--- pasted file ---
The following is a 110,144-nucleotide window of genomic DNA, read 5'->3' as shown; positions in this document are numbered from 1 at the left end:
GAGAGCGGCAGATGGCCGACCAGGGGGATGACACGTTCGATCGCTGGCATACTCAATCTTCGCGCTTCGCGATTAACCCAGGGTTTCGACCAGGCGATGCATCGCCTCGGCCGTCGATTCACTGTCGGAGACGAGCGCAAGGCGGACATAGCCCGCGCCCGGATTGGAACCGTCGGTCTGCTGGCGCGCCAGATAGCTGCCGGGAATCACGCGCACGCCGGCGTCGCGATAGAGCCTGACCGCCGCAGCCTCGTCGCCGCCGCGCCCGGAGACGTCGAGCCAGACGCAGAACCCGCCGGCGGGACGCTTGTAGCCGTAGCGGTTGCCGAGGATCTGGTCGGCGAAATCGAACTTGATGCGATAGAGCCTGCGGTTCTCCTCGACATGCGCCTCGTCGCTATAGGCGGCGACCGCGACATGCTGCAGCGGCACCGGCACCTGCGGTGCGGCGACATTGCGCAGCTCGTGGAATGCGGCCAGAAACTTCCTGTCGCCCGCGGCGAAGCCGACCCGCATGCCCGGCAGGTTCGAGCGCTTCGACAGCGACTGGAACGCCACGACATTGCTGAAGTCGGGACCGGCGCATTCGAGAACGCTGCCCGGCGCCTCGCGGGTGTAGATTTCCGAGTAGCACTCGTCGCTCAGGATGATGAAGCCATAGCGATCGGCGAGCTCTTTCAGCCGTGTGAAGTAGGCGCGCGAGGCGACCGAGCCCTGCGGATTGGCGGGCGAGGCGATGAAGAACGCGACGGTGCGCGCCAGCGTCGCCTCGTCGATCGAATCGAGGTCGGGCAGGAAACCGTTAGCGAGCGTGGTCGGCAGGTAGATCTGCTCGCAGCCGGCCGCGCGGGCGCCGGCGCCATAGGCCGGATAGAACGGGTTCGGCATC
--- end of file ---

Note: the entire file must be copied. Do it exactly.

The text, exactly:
The following is a 110,144-nucleotide window of genomic DNA, read 5'->3' as shown; positions in this document are numbered from 1 at the left end:
GAGAGCGGCAGATGGCCGACCAGGGGGATGACACGTTCGATCGCTGGCATACTCAATCTTCGCGCTTCGCGATTAACCCAGGGTTTCGACCAGGCGATGCATCGCCTCGGCCGTCGATTCACTGTCGGAGACGAGCGCAAGGCGGACATAGCCCGCGCCCGGATTGGAACCGTCGGTCTGCTGGCGCGCCAGATAGCTGCCGGGAATCACGCGCACGCCGGCGTCGCGATAGAGCCTGACCGCCGCAGCCTCGTCGCCGCCGCGCCCGGAGACGTCGAGCCAGACGCAGAACCCGCCGGCGGGACGCTTGTAGCCGTAGCGGTTGCCGAGGATCTGGTCGGCGAAATCGAACTTGATGCGATAGAGCCTGCGGTTCTCCTCGACATGCGCCTCGTCGCTATAGGCGGCGACCGCGACATGCTGCAGCGGCACCGGCACCTGCGGTGCGGCGACATTGCGCAGCTCGTGGAATGCGGCCAGAAACTTCCTGTCGCCCGCGGCGAAGCCGACCCGCATGCCCGGCAGGTTCGAGCGCTTCGACAGCGACTGGAACGCCACGACATTGCTGAAGTCGGGACCGGCGCATTCGAGAACGCTGCCCGGCGCCTCGCGGGTGTAGATTTCCGAGTAGCACTCGTCGCTCAGGATGATGAAGCCATAGCGATCGGCGAGCTCTTTCAGCCGTGTGAAGTAGGCGCGCGAGGCGACCGAGCCCTGCGGATTGGCGGGCGAGGCGATGAAGAACGCGACGGTGCGCGCCAGCGTCGCCTCGTCGATCGAATCGAGGTCGGGCAGGAAACCGTTAGCGAGCGTGGTCGGCAGGTAGATCTGCTCGCAGCCGGCCGCGCGGGCGCCGGCGCCATAGGCCGGATAGAACGGGTTCGGCATC